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Nigerian regulator seals $395m deal to boost rural electrification

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*The Rural Electrification Agency says it has signed 267 agreements worth about $395 million to provide off-grid reliable and clean electricity supply to consumers in 705,000 households, 90,000 Micro, Small and Medium Enterprises in the West African country

Isola Moses | ConsumerConnect

In the country’s effort at lighting up while empowering the grassroots, the Rural Electrification Agency (REA) has signed 267 agreements worth about $395 million to provide electricity to unserved and underserved Nigerians under the Nigeria Electrification Projects (NEP).

ConsumerConnect reports Mr. Salihijo Ahmad, Managing Director of REA, told reporters in Abuja, FCT, that the Nigeria Electricity Programme is currently funded by a $350 million World Bank loan and $200 million African Development Bank (AfDB).

Ahmad said that the loan for the rural electrification programme is to provide electricity to Nigerian communities.

The REA Chief also stated that about $64.8 million of the commitments had been disbursed to private sector partners for the execution of the projects.

The electricity programme, he noted, is expected to provide off-grid reliable and clean electricity supply to 705,000 households, 90,000 micro, small and medium enterprises.

Ahmad further said that the power project would also provide 100 isolation and treatment centres and 400 primary healthcare centres in unserved and underserved areas in Nigeria.

According to him, over the years, REA had moved from just being an implementer of Federal Government projects in the sector to a hub and an enabler of business in the sector.

Such agreements signed with private developers have led to over a million connections across the country, stated he.

The Managing Director said: “The REA has the mandate of taking power to unserved and underserved Nigerians. How it goes about doing this depends on where the funding comes from.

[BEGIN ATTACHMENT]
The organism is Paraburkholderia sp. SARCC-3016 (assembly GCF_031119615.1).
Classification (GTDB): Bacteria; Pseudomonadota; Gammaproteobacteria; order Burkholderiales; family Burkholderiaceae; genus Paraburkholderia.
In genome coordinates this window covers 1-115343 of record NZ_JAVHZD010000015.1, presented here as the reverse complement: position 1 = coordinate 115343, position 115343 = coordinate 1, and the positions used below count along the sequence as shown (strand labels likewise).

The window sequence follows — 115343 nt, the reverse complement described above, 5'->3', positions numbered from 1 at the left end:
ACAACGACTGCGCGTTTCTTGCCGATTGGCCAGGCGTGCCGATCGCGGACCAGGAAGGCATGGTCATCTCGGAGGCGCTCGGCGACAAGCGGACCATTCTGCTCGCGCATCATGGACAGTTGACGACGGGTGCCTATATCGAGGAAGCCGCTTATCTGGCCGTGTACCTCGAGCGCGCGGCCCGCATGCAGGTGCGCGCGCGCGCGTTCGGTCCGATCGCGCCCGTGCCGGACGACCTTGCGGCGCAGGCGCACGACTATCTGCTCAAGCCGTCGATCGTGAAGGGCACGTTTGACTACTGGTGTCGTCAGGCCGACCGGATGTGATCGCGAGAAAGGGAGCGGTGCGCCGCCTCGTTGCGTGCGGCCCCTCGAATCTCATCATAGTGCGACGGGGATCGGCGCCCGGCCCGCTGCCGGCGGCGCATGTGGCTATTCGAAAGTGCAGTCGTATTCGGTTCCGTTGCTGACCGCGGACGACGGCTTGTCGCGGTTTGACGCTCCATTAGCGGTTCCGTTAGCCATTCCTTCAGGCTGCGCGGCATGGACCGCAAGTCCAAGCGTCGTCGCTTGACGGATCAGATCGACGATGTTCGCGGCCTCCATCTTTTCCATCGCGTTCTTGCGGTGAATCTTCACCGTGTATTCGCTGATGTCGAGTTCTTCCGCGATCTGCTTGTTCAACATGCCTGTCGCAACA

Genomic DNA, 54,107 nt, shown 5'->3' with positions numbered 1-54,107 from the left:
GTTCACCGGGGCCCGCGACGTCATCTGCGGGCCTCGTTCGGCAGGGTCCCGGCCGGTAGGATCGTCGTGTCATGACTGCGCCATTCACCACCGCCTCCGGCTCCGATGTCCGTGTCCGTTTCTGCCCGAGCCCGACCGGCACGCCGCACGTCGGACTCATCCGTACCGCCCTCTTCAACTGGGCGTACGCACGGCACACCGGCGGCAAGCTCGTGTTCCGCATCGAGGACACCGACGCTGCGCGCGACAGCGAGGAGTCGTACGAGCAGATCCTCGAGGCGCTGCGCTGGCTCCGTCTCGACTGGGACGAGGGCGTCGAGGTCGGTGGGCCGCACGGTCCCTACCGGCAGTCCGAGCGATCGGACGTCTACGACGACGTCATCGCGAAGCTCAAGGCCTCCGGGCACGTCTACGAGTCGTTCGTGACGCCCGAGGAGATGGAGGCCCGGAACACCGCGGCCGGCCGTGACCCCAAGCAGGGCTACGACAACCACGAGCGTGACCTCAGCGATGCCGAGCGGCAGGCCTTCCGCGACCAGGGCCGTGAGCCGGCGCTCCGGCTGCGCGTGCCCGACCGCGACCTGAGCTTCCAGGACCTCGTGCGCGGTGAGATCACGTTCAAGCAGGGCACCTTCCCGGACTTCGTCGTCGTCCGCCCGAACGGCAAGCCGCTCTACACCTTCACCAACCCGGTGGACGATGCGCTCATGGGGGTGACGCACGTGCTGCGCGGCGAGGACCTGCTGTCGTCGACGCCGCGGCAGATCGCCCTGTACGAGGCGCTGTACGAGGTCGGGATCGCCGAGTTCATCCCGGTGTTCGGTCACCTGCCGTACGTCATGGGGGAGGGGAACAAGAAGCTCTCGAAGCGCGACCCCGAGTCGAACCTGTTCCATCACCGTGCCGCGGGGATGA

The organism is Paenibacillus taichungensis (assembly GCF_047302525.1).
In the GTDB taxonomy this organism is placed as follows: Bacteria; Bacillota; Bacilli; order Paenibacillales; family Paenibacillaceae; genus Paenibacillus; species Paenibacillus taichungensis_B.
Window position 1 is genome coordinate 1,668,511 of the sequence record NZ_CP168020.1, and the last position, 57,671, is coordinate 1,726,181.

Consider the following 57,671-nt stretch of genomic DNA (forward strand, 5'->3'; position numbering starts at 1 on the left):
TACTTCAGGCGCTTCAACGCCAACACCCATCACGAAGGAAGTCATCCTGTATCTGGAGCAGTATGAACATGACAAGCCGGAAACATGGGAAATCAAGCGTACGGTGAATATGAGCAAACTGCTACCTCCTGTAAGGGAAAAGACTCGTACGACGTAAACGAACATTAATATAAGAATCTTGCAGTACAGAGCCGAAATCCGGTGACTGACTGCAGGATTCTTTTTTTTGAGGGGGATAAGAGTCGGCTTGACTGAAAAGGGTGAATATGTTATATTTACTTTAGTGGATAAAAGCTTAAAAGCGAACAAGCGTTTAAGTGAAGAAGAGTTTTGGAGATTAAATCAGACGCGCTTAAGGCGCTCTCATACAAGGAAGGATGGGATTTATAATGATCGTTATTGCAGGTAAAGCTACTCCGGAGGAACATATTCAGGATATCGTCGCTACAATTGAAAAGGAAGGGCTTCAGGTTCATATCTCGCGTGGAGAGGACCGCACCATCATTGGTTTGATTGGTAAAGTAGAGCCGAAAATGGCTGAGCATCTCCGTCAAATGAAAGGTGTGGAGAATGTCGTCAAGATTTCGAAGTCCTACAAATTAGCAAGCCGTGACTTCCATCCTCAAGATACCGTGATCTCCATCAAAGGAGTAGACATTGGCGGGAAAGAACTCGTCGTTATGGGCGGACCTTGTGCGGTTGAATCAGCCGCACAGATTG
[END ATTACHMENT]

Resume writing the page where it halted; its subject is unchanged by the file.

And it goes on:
”According to the rural electrification strategy plan, we have targets to reach Nigerians everywhere in the country and the numbers at the moment, are being quoted to be as high as 80 million people.”

He as well said: “To achieve this, a lot of funding is required and what we are used to doing is that every year we wait and get government’s money from the budget, go to the site and then implement the projects.

”However, if you are to do this for the next 100 years, you will not be able to meet those targets hence it became important for the agency to ensure that its mandate does not end at implementation.”

With the Rural Electrification Fund, which is private sector-driven, REA became a hub and an enabler to ensure that funding comes from different areas to enable it deliver on its mandate.

He noted: “Now government money is used as an enabler to attract private investment.

”For instance, for the rural electrification fund, you have a capital subsidy where if a project cost N100 million, that subsidy will come in, may be at 50-60 per cent and the private developer will come up with the rest of the money.

”Deliver the service to the community and go into an agreement with the community for the rest of the money.”

Speaking at the media briefing, Ms. Anita Otubu, Head of Programme Management Unit at NEP, explained that the programme has five components.

Otubu stated these include the solar hybrid mini-grid worth $213 million, standalone solar home systems $75 million, energising education programme $250 million.

Others were the energy efficient equipment and productive use of appliances worth $20 million, and technical assistance at $37 millon.

The NEP Head of Programme Management disclosed that 67 mini-grids had been completed with 995,396 solar home systems deployed, with about 1,151 jobs were created on the electricity programme this far.

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